Blanching is a fancy chef’s word for briefly cooking something in boiling water, before usually plunging it into ice-cold water. This method traps flavour, texture and colour, making it perfect for cooking beautiful beet tops!
Putting your beet tops in a steamer will add moisture to your dish, while softening the stalks and making them easier to chew.
Beetroot leaves recipes
So, you know how they taste, their nutritional benefits, and what to do with beetroot leaves. Now what? Time to test out some beetroot top recipes!
Beet green soup
Did you know, you can use beetroot leaves in soup? This dish is very popular in Poland, and can be made using the following ingredients:
- • X4 beet leaves and stems
- • X1 onion
- • X1 leek
- • ½ a celery stalk
- • X1 clove of garlic
- • X1 medium carrot
- • X4 potatoes
- • Dill
- • Parsley
- • Olive oil
- • X1 bay leaf
- 1. Prepare your veg by finely chopping your onion, leek, celery, garlic and beet tops. Then, peel your carrot and potatoes. You’ll want to grate your carrot and cube your spuds.
- 2. Fry your chopped garlic, onion, celery and leak with a bay leaf and a splash of oil. We recommend using a deep pan.
- 3. After a few minutes, toss in your beet greens and carrot.
- 4. Keep stirring, and once your veg has softened, add in your potatoes with 4 cups of water.
- 5. Add some seasoning before covering your pan and leaving it to simmer.
- 6. After 20 minutes, add a handful of chopped parsley and dill.
- 7. Leave to simmer for another 5 minutes.
Beetroot top dip
This is the perfect healthy dish for pre-dinner nibbles or party food. It’s also great for using up spare ingredients. All you need is:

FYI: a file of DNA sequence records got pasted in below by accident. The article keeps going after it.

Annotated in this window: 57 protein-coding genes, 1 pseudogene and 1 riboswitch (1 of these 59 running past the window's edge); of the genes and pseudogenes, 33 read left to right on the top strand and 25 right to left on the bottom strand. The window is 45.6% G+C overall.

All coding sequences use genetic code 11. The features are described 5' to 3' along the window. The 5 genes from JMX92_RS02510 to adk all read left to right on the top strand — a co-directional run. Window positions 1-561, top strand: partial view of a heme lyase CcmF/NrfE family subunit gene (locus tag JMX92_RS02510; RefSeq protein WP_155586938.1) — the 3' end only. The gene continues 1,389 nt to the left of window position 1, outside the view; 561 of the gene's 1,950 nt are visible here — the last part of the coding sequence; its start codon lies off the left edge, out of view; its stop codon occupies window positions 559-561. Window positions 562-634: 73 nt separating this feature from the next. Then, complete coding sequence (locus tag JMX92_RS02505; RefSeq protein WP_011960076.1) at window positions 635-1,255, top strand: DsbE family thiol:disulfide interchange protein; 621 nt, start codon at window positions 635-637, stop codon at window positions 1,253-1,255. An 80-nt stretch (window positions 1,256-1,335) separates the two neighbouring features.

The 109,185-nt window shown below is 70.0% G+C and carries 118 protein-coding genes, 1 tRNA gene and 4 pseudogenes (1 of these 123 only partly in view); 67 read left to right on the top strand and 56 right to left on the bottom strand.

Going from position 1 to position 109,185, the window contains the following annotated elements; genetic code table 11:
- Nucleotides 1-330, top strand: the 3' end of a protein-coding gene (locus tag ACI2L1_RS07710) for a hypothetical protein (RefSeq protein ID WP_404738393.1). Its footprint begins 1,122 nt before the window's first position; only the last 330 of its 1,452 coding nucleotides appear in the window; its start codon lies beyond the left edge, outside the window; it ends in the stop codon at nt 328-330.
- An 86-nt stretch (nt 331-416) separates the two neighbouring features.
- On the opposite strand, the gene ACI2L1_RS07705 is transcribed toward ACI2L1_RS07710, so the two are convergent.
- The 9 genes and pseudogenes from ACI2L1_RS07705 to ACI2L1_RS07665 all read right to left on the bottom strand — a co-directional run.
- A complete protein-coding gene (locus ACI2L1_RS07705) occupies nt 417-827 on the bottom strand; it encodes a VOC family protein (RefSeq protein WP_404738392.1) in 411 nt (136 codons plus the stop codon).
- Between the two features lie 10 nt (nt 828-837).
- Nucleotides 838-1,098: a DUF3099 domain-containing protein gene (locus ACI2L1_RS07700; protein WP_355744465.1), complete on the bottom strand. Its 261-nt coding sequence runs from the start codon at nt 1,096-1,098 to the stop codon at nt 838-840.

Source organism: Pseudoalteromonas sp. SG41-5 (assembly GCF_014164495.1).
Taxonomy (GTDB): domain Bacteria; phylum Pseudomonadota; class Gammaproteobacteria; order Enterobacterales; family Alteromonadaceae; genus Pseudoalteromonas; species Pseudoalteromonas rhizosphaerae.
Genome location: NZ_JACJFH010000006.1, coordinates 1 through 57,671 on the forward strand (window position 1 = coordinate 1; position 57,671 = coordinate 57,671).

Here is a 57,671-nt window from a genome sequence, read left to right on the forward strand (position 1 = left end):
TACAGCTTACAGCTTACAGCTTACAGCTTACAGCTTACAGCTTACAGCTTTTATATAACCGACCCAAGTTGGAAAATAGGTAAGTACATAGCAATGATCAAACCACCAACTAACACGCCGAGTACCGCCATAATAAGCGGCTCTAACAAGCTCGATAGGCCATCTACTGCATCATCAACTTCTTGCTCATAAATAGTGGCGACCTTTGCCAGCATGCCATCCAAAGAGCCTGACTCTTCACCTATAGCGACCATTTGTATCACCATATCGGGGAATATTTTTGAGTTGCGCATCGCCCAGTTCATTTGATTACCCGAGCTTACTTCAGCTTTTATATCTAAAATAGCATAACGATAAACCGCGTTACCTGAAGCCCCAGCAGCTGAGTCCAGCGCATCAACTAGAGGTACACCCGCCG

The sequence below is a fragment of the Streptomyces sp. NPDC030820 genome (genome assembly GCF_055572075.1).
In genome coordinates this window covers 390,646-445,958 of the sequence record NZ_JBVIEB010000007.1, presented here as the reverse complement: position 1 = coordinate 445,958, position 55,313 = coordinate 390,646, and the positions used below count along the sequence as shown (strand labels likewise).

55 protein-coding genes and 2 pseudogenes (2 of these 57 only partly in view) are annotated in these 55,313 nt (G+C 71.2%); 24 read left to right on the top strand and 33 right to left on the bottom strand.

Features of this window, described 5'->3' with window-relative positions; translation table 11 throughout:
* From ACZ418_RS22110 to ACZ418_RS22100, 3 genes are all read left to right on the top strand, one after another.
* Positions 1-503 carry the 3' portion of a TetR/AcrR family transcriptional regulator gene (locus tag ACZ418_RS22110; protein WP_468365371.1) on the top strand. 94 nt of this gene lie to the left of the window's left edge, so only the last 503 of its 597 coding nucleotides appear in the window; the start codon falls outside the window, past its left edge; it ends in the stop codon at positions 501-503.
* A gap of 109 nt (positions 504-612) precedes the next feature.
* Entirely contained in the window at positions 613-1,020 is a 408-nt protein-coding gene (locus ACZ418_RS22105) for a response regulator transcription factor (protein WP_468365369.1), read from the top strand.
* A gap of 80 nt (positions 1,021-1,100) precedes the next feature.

- • A handful of beetroot stalks and leaves
- • X1 clove of garlic
- • Olive oil
- • 100g natural yoghurt
- • X1 lemon
- • Dried mint
- • 25g walnuts
- 1. Finely chop your beetroot tops and place them in a frying pan with some oil and salt.
- 2. Put the lid on top and fry them for a few minutes on a medium heat. Give the leaves a stir about half-way through.
- 3. Add the mint and half your chopped garlic and keep frying and stirring until the juices evaporate.
- 4. Allow to cool, before mixing in your yoghurt, lemon zest and juice, and the rest of the garlic.
- 5. Grab your bread or pitta and you’re ready to for dipping!
Sautéed lemon beet greens
Sautéed greens are an amazing side dish, especially when paired with a juicy steak or pie.
- • A handful of finely chopped beet leaves (however many you have).
- • Olive oil
- • X1 finely chopped shallot
- • X3 cloves of crushed garlic
- • X1 tsp of fennel seeds
- • ½ tsp of ground cumin
- • Soy sauce
- • ½ lemon
- 1. Fry your shallot in olive oil for 4 minutes.
- 2. Add the fennel seeds, cumin and garlic.
- 3. After a few more minutes, toss in your beet tops and stir until they wilt.
- 4. Pour in about 60ml of water and cover the pan.
- 5. After a couple of minutes, stir in the zest and juice of your lemon and season with soy sauce.
- 6. Continue to sauté until most of the liquid has evaporated.
- 7. Leave to cool and serve with some grated parmesan.
Composting leaves and stalks
If none of our recipes tickle your pickle, don’t worry. You can still reduce food waste without eating beet stems and stalks. Our composting guides are a great place to start: